Having taught English in Korea now for three years I must say that I have learned a lot about myself and a lot about Korea. However, I have especially learned that there is a huge difference between where I come from and the Korean way of life. I’m from the United States and I am part of a generation that was tainted to a certain degree by a series of unfortunate events. My generation had to undergo Columbine, the Oklahoma City bombing, Jeffrey Dahmer and OJ Simpson. Our society is becoming less innocent and more terrorized and paranoid. So it’s quite obvious why a typical westerner coming over from my generation and generations thereafter might experience a somewhat difficult time adjusting not only to Korean society, but particularly the Korean education system. There is a vast difference in teaching western children and teaching Korean children.
There is a sense of innocence that still exists in Korean children that I think has been robbed from western children. Argumentatively because of the exposure to American society’s increasing crime rate and readily accessible information that may not be appropriate for children. Though Korea is modernizing more now than ever and globalization is playing a greater role in exposing children at a young age to sex, drugs, violence and corruption there’s an undertone of innocence that still exists among Korean children. With this said, there is one particular culture difference that I think is very important to address regarding western teachers and Korean students. This would be the level of open and reciprocated physical affection between teacher and student and teacher/student relationship dynamic. In western culture, again I can only speak for the United States, physical affection of any kind is discouraged and some teachers and authority figures have suffered serious consequences due to their inappropriate behavior.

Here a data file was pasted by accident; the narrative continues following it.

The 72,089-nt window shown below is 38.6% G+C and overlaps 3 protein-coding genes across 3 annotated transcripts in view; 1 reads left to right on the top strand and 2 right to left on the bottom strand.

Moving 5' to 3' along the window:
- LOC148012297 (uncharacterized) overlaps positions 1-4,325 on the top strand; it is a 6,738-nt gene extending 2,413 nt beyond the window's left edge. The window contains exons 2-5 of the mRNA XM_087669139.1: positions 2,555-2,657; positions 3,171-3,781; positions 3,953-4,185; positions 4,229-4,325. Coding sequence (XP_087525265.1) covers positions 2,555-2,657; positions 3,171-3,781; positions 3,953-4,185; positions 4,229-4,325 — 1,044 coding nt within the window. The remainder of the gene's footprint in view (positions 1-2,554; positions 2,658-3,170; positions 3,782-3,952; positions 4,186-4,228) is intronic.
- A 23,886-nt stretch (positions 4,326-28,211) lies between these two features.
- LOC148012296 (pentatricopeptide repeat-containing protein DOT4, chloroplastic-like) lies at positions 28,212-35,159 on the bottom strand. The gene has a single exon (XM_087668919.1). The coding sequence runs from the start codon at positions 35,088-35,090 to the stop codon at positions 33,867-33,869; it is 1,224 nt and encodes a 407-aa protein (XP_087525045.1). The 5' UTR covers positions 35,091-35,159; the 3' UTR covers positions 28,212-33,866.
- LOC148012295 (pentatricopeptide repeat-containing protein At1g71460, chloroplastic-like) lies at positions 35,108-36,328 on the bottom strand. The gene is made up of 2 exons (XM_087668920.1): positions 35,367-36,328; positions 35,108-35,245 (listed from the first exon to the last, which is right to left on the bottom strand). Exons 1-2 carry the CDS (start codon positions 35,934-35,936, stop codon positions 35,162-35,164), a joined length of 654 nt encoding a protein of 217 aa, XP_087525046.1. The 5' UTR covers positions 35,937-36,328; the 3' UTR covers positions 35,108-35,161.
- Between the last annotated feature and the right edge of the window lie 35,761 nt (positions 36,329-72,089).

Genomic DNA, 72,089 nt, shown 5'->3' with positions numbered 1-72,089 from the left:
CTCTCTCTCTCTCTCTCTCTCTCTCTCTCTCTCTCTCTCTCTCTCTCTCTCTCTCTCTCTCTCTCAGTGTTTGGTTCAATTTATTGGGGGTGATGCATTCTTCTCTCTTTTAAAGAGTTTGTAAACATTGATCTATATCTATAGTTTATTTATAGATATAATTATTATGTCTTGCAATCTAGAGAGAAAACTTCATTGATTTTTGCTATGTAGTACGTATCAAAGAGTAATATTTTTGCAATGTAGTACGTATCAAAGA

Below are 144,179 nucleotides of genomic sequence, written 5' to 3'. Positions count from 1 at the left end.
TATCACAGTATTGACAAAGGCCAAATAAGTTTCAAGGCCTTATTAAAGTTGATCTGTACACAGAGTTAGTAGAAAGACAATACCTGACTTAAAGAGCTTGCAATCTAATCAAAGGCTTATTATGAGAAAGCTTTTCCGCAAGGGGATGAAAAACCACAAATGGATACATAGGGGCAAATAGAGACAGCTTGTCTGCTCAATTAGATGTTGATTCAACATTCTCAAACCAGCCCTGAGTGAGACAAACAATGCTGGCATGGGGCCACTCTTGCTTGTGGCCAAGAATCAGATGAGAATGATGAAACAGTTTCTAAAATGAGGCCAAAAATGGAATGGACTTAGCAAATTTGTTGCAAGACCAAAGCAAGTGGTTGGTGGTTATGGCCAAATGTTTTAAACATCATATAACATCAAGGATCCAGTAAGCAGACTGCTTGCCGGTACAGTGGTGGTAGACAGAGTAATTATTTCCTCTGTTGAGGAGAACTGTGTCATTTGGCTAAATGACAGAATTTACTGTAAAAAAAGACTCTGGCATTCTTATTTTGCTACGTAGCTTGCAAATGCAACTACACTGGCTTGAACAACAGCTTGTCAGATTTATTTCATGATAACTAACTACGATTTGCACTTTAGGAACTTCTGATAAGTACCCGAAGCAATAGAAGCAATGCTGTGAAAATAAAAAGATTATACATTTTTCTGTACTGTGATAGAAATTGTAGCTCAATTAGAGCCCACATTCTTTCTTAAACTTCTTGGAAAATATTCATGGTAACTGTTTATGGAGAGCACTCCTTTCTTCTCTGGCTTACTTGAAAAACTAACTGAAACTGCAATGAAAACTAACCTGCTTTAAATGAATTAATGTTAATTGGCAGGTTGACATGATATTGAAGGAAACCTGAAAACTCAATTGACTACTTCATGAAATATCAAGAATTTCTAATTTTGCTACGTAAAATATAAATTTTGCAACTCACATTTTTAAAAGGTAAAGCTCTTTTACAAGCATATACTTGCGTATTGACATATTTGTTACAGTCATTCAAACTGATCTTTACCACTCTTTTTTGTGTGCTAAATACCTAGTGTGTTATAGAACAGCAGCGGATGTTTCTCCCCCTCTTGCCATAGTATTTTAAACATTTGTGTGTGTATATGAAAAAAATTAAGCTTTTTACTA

Korean students (especially very young children) expect their teacher to be receptive of their physical expression of love for their teacher. This is often uncomfortable for western teachers. On the flip side, by no means is it okay to go around inappropriately touching and kissing your students! In Korea, however, there is a certain expectation that students have for their teachers. They expect that their teachers will receive their hugs, pat them on the shoulder and praise them when they’ve done well. Often times with my kindergarten students I would pat them on their heads or lightly pinch their cheeks while they were studying. This kind of affection is acceptable and in a way expected. Some students may feel that you don’t like them or care about them if you refrain from receiving their affection and meeting their expectations. For western teachers I know this is a challenge and a difficult balance to achieve. We have been taught to never touch other people’s children especially our students. Again, there is a line that should never be crossed with children, but often times even hagwon (private academies) and public school principals have complained that their western teachers don’t “care” about their students enough. Generally this means that “they lack physical affection” which in the Korean mind translates to “they lack compassion for their students”.
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